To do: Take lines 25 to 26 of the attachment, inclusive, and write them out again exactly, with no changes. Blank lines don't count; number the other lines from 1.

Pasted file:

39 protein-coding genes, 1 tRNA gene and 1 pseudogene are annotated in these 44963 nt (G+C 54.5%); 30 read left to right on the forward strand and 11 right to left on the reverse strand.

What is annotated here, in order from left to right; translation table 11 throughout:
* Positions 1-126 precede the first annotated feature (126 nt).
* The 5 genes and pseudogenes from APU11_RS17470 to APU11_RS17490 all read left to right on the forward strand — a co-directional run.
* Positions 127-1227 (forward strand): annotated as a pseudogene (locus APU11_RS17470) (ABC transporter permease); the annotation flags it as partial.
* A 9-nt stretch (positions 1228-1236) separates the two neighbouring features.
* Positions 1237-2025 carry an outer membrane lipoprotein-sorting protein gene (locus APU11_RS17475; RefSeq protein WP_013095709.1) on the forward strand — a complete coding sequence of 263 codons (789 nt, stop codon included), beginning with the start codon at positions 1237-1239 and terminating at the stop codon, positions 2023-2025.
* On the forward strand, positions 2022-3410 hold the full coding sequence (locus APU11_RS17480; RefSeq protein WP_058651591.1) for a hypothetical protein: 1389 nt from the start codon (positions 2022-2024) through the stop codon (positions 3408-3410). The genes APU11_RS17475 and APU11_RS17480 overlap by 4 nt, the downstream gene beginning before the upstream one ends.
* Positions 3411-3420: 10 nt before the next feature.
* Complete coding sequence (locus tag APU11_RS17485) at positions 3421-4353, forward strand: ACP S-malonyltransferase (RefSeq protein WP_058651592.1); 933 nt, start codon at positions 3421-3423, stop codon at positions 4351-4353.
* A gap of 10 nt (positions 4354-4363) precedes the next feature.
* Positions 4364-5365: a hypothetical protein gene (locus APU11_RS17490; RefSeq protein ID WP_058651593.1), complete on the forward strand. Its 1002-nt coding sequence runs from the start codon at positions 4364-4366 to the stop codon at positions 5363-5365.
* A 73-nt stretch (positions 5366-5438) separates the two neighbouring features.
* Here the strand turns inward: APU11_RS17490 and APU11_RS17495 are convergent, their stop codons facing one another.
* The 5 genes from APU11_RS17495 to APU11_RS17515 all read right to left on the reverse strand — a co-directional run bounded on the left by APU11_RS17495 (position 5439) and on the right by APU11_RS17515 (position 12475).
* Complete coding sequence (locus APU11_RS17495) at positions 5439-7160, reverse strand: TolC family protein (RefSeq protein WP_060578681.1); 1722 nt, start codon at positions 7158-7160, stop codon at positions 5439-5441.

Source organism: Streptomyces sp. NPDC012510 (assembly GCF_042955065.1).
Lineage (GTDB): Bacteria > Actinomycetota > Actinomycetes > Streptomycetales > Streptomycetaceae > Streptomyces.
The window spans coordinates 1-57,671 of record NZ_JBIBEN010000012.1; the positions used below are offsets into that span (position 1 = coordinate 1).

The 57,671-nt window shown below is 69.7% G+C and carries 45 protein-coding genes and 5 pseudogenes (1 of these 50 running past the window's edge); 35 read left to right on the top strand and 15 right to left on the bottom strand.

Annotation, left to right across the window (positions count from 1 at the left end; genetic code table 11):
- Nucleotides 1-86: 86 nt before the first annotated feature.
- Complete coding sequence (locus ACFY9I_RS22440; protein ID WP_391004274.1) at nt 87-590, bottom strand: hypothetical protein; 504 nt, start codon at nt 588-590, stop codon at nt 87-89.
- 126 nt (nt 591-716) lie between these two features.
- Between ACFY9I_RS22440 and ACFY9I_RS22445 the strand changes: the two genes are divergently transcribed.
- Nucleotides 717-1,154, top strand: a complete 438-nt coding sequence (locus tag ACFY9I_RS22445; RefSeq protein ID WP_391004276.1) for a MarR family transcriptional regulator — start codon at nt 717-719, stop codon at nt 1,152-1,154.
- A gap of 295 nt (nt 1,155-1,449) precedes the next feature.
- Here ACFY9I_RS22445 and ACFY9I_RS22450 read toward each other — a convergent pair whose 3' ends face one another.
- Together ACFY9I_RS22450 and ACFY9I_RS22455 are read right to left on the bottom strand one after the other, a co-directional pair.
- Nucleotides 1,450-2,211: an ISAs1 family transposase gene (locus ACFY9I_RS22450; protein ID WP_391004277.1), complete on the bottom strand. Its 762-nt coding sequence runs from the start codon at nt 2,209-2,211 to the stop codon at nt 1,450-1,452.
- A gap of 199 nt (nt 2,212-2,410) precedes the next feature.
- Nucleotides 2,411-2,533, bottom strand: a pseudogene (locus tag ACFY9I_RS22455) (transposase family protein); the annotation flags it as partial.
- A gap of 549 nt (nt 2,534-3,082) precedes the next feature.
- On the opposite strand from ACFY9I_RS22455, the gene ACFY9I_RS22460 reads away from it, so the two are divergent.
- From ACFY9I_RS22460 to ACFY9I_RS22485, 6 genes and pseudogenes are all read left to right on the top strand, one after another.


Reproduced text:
- Between ACFY9I_RS22440 and ACFY9I_RS22445 the strand changes: the two genes are divergently transcribed.
- Nucleotides 717-1,154, top strand: a complete 438-nt coding sequence (locus tag ACFY9I_RS22445; RefSeq protein ID WP_391004276.1) for a MarR family transcriptional regulator — start codon at nt 717-719, stop codon at nt 1,152-1,154.